No excuse these days not to know your history

March 29, 2015

One would do well to be absolutely clear about the difference between heritage and history. The only reason why I feel the compelling need to underscore this difference is its all too easy to be seduced by heritage. Heritage is after all like a phantom mirror – most of us can’t but help find tradition and the past consoling. They link us to the familiar, binds us to those with whom we share a common history, and thereby supplies us with a sense of belonging….a vantage where we are able to relate not only to ourselves, but also makes sense of where we might fit in the community.

These are powerful trappings. As since man is intractably a social animal – one could say he always needs a sense of scale along with placing to help him make sense of where he stands in this world. People who do not understanding the gravity of this emotional pull – can very easily be manipulated by others. This is the very reason that accounts for the constant success of bent politicians, self serving pastors and confidence trickster.

It is only when we begin to understand the delectable nature of heritage and how it is able to warp the mind trapping us in a web of sugar coated lies. That we are able to distinguish between heritage and history.

While history is open, comprehensive, collaborative, aimed at winnowing truth from lies, at keeping scrupulously close to supporting evidence. Heritage is none of these things. It is instead a declaration of faith….a fait accompli which relies of the raw material of historicism to paint a picture that serves specious goals. Heritage unlike history has nothing whatsoever to do with the quest for the truth – instead it leverages explicitly on the power to omit, bend, exaggerate, elide, invent and embellish the truth to wordsmith a narrative that satisfies certain needs: to pal locate our fears, to lull us all into a false sense of confidence, to connect us all to our identity and roots and founding myths….unlike history which is always testable and open to intellectual inquiry. Heritage is a hermetically sealed chamber…it is neither open or challengable and has even a supernatural quality that elevates it to the realm of the sacred.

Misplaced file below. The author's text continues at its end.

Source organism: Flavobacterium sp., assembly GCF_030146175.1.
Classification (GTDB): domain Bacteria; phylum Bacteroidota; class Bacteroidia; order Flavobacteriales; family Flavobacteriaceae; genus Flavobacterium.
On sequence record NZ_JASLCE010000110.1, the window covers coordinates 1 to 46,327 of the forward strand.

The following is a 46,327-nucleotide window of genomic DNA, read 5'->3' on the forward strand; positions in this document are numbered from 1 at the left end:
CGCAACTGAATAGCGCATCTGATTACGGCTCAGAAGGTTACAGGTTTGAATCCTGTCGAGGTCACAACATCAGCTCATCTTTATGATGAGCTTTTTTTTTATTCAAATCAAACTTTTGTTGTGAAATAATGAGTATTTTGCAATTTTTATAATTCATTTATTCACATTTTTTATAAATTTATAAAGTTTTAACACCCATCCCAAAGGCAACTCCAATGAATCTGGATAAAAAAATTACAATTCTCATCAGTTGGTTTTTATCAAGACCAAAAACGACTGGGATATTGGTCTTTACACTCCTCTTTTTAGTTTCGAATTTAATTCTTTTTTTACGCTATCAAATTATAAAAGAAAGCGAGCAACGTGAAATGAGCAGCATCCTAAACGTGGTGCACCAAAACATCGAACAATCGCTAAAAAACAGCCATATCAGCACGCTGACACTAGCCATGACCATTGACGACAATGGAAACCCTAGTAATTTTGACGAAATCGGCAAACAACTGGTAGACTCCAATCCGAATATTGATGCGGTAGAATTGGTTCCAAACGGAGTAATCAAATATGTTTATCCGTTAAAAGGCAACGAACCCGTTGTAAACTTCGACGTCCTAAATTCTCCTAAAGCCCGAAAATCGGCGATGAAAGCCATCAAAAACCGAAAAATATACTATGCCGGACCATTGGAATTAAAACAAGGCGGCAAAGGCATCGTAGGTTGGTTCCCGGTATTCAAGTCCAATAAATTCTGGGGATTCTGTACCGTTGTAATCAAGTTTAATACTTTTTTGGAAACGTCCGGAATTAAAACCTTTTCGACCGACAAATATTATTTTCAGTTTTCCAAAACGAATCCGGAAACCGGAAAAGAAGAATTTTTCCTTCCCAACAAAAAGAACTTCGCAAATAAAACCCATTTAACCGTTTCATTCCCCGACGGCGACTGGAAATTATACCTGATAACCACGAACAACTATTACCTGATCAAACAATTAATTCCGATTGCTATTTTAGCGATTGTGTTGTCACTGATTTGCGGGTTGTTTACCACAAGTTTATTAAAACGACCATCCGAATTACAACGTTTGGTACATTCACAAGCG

A wise man knows the difference between history and heritage. Above all he knows why one needs to be absolute clear to enable one to winnow truth from lies. As for the fool….he will just follows blindly….to the fool, it’s all one homogeneous mass like peanut butter.

That is the nature of the world.


‘Should you drive on the old colonial road between Beruas and taiping in Malaysia and stop at the many side road Tamil shrines. It’s not unusual to make out a strange somber figure standing alongside the pantheons of Indian dieties. Take your time about it….look closely…standing alongside the Pandavas, he always there.

It’s a figurine of the great planter…with his large oversized briar pipe, stern bush jacket and square framed glasses.

Kampung folklore remains divided concerning how this strange figurine came to occupy this revered space…the Tamils believed such a man to be immortal like the perpetuity of the wheel of life. To rubber tappers the very sight of the stern landowner represents an allegory of the continuum of their way of life. As for the Malays, they remember him as the man who brought law order along with electricity and piped water to the provinces. The Chinese both revere and loath him – as they remember him as the marauder who gave them no quarter during the tumultuous period of the Malayan emergency when the communist roamed the countryside with impunity.

But all agree the image of the man is as old and sacred as the hills….he will never perish….he will always live on……he is always there like the all seeing sun. Oldmen often recount stories to wide eyed kampung kids – how the man once waged war against the forces of darkness…how he vanquished them all…crushed the head of the serpent and restored light….how good won over evil by the narrowest of margins. As for the womenfolk whenever they walk beneath the shade of the saffron bearing ficus tree – they would draw blood by bitting their lower lip during the full moon as they believe, this is where the man’s spirit reside…..he is always there….always watching over the villagers…protecting the young, old and stupid….he is the great planter.

But it’s all an elaborate lie. A tragic deception conceived solely to perpetuate the aristocracy of the landowning classes. Or maybe it isn’t….perhaps it’s a necessary lie that supplies hope to the masses like one of those sobriquet phrases that the powerless and damned so often mutter to themselves…we are the salt of the earth…tomorrow will be better than today….the best is yet to come.

Such is the nature of power and politics. It is always harder to fight faith than knowledge…..and so the man who never was will live on forever in the hearts of all kampung folk.’

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